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Between the COVID-19 pandemic, the presidential election, and rise in racial justice movements and protests, it has been a politically contentious year. Those who hoped the pandemic would end after a few months or that the presidential race would be decided November 3 were sorely disappointed. The political controversy and upheaval of this year has stretched out, causing a rise in stress, depression and anxiety for many.

Depression is a common mental health disorder in the United States, with more than 17 million Americans reporting depressive episodes. Symptoms can range from mild to severe and can have a number of causes, including biological, psychological and social.

As opposed to sadness, grief, or stress, depression is characterized by a reduced sense of pleasure, interest, and self-esteem that lasts at least two weeks and affects daily functioning.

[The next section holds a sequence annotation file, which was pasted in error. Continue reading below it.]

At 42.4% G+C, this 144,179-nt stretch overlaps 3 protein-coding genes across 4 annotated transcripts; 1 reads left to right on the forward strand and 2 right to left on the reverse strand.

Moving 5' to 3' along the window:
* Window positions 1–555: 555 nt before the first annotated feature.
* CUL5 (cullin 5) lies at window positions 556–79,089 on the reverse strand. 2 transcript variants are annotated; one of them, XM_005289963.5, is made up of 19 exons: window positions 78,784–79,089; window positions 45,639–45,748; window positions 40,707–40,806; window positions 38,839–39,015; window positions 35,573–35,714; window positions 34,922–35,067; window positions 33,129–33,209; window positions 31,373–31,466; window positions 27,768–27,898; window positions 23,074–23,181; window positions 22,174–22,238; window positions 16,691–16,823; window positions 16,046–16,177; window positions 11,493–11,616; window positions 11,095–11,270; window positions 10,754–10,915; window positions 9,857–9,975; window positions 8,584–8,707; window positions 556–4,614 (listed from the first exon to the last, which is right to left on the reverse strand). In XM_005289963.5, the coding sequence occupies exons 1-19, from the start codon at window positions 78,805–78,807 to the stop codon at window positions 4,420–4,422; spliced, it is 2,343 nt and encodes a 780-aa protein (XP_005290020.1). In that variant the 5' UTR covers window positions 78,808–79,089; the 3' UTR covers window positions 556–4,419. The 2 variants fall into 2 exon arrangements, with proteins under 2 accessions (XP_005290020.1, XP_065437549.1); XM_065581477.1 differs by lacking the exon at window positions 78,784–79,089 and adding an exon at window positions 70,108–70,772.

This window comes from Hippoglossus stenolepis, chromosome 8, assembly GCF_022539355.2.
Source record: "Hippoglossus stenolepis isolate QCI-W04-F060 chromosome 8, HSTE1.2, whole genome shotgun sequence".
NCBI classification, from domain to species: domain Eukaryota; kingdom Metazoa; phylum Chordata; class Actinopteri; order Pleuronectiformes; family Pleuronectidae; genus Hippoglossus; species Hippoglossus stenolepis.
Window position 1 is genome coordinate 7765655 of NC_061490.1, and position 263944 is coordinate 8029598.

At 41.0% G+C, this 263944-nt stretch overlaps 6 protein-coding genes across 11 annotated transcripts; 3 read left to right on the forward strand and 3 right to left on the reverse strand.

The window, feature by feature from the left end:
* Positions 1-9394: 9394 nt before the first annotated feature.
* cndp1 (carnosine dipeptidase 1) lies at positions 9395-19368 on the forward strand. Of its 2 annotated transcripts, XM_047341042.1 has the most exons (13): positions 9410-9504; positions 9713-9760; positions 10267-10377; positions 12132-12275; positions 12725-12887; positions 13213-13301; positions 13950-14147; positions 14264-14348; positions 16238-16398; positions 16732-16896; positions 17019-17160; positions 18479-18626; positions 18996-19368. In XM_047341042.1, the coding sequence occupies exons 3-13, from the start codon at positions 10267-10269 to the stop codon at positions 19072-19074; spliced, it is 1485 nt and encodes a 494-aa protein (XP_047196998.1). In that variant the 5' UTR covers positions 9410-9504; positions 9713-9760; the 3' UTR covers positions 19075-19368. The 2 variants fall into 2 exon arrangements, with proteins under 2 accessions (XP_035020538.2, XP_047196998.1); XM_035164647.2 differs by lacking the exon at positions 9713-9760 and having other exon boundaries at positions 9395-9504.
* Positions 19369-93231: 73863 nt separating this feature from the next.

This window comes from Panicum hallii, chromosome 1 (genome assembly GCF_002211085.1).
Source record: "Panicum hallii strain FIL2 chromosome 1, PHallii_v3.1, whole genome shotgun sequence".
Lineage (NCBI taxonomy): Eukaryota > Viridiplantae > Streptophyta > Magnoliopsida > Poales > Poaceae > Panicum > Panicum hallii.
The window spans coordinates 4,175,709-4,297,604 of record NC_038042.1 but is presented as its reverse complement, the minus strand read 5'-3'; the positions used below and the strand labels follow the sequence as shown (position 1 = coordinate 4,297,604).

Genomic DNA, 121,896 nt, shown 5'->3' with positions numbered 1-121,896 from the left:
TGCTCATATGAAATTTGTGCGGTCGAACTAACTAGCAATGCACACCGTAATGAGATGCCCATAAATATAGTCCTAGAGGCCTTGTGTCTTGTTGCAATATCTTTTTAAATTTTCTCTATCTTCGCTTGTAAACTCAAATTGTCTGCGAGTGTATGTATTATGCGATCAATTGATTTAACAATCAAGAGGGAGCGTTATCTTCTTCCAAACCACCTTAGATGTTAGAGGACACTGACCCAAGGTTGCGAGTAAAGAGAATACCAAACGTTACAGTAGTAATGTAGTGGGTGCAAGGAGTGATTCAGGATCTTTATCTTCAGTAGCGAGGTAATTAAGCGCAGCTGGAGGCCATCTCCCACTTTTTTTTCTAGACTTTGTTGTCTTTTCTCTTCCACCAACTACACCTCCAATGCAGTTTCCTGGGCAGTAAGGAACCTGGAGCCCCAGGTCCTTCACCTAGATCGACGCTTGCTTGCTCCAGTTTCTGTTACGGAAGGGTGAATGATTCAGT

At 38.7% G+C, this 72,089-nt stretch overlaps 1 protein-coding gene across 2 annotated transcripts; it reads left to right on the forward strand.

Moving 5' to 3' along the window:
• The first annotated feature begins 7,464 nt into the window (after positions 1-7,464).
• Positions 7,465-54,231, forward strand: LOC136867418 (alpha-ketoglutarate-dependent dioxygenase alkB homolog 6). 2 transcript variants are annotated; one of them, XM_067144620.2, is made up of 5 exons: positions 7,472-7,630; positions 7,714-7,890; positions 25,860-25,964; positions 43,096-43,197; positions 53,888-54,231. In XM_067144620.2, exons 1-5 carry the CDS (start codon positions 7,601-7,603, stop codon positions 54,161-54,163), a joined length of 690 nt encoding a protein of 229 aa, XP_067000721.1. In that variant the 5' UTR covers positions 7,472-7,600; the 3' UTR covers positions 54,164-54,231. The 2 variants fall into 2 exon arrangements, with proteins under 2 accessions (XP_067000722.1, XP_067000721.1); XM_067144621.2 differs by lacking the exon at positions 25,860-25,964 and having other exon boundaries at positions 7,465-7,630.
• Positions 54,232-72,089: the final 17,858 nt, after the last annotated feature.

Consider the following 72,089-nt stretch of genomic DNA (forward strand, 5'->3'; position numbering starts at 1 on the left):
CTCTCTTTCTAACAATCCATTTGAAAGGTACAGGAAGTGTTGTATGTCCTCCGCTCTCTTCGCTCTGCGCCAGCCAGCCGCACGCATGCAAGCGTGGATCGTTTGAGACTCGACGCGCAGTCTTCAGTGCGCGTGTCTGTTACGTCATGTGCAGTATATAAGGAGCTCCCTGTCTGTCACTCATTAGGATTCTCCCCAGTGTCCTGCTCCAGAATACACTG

It is possible to feel intense and complex emotions as a result of the current political climate, and it is also possible to simultaneously experience depression.

Common signs of depression include:

  1. Insomnia or sleeping too much
  2. Memory problems or difficulty making decisions
  3. Loss of appetite
  4. Digestive problems that don’t resolve with treatment
  5. Feelings of guilt or worthlessness
  6. Substance abuse
  7. Loss of interest or pleasure in activities once enjoyed
  8. Loss of energy or increased fatigue
  9. Feeling worthless or guilty
  10. Thoughts of death or suicide

Clinical depression is a mental illness, not an emotion or just a “slump.” Everyone feels down from time to time, but chronic depression can affect psychological as well as physical health and should be treated.

Everyday Health has assembled a list of support organizations and resources for individuals struggling with depression. If you or a loved one is experiencing the symptoms listed above, it may be helpful to browse resources or talk to a mental health provider.